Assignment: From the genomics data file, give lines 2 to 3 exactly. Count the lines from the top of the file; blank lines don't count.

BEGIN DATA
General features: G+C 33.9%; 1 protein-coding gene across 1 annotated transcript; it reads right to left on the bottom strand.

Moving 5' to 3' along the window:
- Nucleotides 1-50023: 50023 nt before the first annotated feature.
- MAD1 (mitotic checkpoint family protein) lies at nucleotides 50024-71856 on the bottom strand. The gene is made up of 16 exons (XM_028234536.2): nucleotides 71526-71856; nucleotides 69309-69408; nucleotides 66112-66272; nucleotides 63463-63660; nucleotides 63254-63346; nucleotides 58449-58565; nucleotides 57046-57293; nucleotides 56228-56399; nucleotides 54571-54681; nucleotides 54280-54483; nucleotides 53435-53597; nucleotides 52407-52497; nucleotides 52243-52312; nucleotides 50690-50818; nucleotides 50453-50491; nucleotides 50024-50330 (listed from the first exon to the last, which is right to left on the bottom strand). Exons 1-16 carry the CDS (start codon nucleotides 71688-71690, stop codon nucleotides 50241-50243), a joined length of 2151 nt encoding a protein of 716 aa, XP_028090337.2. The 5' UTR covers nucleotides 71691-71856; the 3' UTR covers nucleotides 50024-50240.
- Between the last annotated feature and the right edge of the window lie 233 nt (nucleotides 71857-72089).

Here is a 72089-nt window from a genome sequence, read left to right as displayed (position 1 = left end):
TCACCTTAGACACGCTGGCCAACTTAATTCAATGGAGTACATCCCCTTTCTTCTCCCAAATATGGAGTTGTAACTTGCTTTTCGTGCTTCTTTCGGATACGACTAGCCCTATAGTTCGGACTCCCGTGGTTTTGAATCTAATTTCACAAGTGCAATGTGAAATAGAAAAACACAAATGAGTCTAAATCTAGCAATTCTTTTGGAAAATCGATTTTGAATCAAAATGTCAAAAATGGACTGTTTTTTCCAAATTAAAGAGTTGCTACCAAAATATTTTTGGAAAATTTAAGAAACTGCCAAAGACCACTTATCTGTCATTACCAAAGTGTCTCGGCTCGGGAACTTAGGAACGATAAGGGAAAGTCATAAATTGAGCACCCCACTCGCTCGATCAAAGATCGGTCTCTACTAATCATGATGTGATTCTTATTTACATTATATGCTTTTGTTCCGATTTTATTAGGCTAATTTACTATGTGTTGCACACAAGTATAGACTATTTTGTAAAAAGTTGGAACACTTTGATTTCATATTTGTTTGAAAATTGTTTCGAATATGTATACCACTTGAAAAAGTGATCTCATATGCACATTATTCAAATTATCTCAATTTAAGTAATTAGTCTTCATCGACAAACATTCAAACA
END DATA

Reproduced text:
Moving 5' to 3' along the window:
- Nucleotides 1-50023: 50023 nt before the first annotated feature.